Per­son­i­fi­ca­tion: It is a kind of metaphor in which the unique and pecu­liar human char­ac­ter­is­tics such as hon­esty, voli­tion and emo­tion and more, are imputed to an object, an ani­mal or an idea.

Exam­ples: My cell phone hates me
Flow­ers were danc­ing with the rain

Per­son­i­fi­ca­tion is com­monly used in apologues.

Hyper­bole (hi-PER-buh-lee):
Hyper­bole is a delib­er­ate and bold over­state­ment which is used basi­cally as a mode of accent­ing the truth of the bold state­ment. Usu­ally these sen­tences are not meant to be taken precisely

Exam­ples: His mobile phone is mil­lion years old.
She told him the same thing thou­sands of times.

Ady­na­ton is a kind of hyper­bole, in which the over­state­ment is so greatly mag­ni­fied that it starts refer­ring to impossibility.

Allit­er­a­tion:
Allit­er­a­tion is also known as ini­tial rhyme or head rhyme. It is the rep­e­ti­tion of prime sounds, gen­er­ally the con­so­nants, of a stressed word that is either at a short inter­val or is in neigh­bor­ing word.

Exam­ples: Mary’s micro­phones made much music.
Peter poked his pen into him.

Allit­er­a­tion pro­vides strength and sup­port to stresses, grat­i­fies effect on sound and also serves as an elu­sive con­nec­tion or stress of key words in a line, how­ever, a word that is allit­er­ated should not call any atten­tion, by their strained usage, towards themselves.

Tongue Twisters!

Tongue twister is a phrase, sen­tence or a rhyme which is dif­fi­cult to speak. The dif­fi­culty is more pro­nounced when the twister is repeat­edly and quickly spo­ken. We will look at what it is that makes it a cool take.

Let’s start with a sim­ple one:
“Whis­tle for the this­tle sifter”

Did that get you going? Cer­tainly the twisters vary in their dif­fi­culty leagues. The hard­est tongue-twister accord­ing to Gui­ness book of world records is “The sixth sick sheikh’s sixth sheep’s sick”. But a few argue that the hard­est one is “The seething sea ceaseth and thus the seething sea suf­ficeth us”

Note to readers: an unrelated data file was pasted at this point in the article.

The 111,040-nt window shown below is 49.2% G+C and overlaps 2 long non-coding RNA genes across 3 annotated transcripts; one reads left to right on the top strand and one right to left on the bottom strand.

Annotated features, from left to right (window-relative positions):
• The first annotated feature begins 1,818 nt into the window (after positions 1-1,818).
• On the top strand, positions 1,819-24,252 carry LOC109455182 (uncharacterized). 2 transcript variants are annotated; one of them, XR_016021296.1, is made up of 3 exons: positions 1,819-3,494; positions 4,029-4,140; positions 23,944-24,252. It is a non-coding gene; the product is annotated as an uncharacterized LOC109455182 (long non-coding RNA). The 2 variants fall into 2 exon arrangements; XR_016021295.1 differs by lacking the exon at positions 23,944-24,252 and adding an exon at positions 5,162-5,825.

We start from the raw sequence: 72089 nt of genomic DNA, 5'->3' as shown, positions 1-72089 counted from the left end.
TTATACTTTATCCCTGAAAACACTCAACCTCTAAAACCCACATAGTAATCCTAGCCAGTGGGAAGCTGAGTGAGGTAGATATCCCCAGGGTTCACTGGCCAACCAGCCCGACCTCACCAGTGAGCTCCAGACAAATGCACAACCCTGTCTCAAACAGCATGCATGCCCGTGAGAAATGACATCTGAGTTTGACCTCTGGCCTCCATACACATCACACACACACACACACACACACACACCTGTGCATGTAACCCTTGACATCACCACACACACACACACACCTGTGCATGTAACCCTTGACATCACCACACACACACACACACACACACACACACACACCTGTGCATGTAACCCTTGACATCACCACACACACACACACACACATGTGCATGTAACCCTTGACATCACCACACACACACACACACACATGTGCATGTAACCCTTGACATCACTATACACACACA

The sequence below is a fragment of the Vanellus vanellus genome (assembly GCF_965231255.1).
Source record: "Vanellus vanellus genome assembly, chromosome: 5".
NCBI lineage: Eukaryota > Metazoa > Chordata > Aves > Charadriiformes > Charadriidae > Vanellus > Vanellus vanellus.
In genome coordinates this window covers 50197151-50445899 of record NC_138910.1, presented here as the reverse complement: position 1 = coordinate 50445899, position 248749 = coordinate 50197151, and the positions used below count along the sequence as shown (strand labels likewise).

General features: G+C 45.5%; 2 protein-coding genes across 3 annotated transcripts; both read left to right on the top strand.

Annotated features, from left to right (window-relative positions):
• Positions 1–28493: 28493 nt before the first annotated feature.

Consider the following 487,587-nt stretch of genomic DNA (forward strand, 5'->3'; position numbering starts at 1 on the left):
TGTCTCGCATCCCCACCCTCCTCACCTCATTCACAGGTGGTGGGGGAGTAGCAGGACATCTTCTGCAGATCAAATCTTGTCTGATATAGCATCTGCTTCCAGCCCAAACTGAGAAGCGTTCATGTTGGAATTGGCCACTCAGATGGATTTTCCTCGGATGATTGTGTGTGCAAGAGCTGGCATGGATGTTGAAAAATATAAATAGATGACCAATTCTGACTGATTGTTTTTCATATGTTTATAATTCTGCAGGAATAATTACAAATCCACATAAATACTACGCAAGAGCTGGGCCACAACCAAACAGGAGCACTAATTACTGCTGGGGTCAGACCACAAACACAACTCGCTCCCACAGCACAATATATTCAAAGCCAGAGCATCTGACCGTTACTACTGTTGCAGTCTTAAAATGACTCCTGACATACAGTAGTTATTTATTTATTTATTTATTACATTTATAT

To appre­ci­ate the beauty of a twister you need to speak it loudly and quickly. Most of the times it proves to be com­i­cal error of sorts due to the sim­i­lar pho­net­ics of the words.
To appre­ci­ate a twister, a basic under­stand­ing of allit­er­a­tion and rhyme will help immensely.

Allit­er­a­tion and Rhyme:

Allit­er­a­tion is a lit­er­ary device con­sti­tut­ing same con­so­nant sound at the begin­ning of two or more words in close suc­ces­sion. “Peter Piper picked a peck of pick­led pep­pers…” Here the allit­er­a­tion is with respect to the let­ter P. Allit­er­a­tion is mainly used in poetry to cre­ate the effect with word play. But due care is exer­cised; its acci­den­tal usage often mars the beauty of writ­ing. A rhyme is a rep­e­ti­tion of sim­i­lar sound­ing words. This tech­nique is mostly used in songs. Both the allit­er­a­tion and rhyme derives on repet­i­tive play of sounds or words.

Tongue Twister

A tongue twister is gen­er­ally designed in such a way that the reader is expected to stum­ble while pro­nounc­ing. Hence, tongue twisters can prove to be a very good medium for teach­ing elo­cu­tion. More­over, it also lays empha­sis on pro­nun­ci­a­tion, so it effec­tively can also reduce speech defects.

Some com­mon tongue twisters:

Peter Piper picked a peck of pick­led pep­pers.
A peck of pick­led pep­pers Peter Piper picked.
If Peter Piper picked a peck of pick­led pep­pers,
Where’s the peck of pick­led pep­pers Peter Piper picked?

I saw Susie sit­ting in a shoe shine shop.
Where she sits she shines, and where she shines she sits.

How many boards
Could the Mon­gols hoard
If the Mon­gol hordes got bored?
from the comic Calvin & Hobbes, by Bill Waterson

How can a clam cram in a clean cream can?

Send toast to ten tense stout saints’ ten tall tents.
by Ray­mond Weisling

Denise sees the fleece,
Denise sees the fleas.
At least Denise could sneeze
and feed and freeze the fleas.

Coy knows pseudonoise codes.
by Pierre Abbat

Sheena leads, Sheila needs.

The thirty-three thieves thought that they thrilled the throne through­out Thursday.

Some­thing in a thirty-acre ther­mal thicket of thorns and this­tles thumped and thun­dered threat­en­ing the three-D thoughts of Matthew the thug — although, the­atri­cally, it was only the thirteen-thousand this­tles and thorns through the under­neath of his thigh that the thirty year old thug thought of that morn­ing.
by Meaghan Desbiens

Can you can a can as a can­ner can can a can?